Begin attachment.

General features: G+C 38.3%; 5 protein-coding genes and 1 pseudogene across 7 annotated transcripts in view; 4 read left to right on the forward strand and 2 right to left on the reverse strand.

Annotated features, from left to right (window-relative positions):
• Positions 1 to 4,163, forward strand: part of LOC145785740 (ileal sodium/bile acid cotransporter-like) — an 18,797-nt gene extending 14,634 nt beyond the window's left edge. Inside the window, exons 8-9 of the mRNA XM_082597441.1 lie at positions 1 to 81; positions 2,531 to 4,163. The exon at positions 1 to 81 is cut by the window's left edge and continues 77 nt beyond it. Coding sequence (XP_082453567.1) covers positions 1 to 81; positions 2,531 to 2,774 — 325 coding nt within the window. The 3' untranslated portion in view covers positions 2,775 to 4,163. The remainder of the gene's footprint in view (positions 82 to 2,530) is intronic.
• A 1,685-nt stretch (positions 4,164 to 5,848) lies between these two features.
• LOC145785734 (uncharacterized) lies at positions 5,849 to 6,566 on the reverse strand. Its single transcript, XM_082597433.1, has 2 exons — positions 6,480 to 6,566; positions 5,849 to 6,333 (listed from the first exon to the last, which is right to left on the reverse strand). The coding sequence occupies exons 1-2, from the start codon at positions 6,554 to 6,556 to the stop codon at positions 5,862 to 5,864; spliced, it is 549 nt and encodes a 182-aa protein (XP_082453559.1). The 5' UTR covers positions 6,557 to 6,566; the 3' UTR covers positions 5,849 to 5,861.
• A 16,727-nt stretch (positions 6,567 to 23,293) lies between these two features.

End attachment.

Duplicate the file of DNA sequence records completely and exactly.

General features: G+C 38.3%; 5 protein-coding genes and 1 pseudogene across 7 annotated transcripts in view; 4 read left to right on the forward strand and 2 right to left on the reverse strand.

Annotated features, from left to right (window-relative positions):
• Positions 1 to 4,163, forward strand: part of LOC145785740 (ileal sodium/bile acid cotransporter-like) — an 18,797-nt gene extending 14,634 nt beyond the window's left edge. Inside the window, exons 8-9 of the mRNA XM_082597441.1 lie at positions 1 to 81; positions 2,531 to 4,163. The exon at positions 1 to 81 is cut by the window's left edge and continues 77 nt beyond it. Coding sequence (XP_082453567.1) covers positions 1 to 81; positions 2,531 to 2,774 — 325 coding nt within the window. The 3' untranslated portion in view covers positions 2,775 to 4,163. The remainder of the gene's footprint in view (positions 82 to 2,530) is intronic.
• A 1,685-nt stretch (positions 4,164 to 5,848) lies between these two features.
• LOC145785734 (uncharacterized) lies at positions 5,849 to 6,566 on the reverse strand. Its single transcript, XM_082597433.1, has 2 exons — positions 6,480 to 6,566; positions 5,849 to 6,333 (listed from the first exon to the last, which is right to left on the reverse strand). The coding sequence occupies exons 1-2, from the start codon at positions 6,554 to 6,556 to the stop codon at positions 5,862 to 5,864; spliced, it is 549 nt and encodes a 182-aa protein (XP_082453559.1). The 5' UTR covers positions 6,557 to 6,566; the 3' UTR covers positions 5,849 to 5,861.
• A 16,727-nt stretch (positions 6,567 to 23,293) lies between these two features.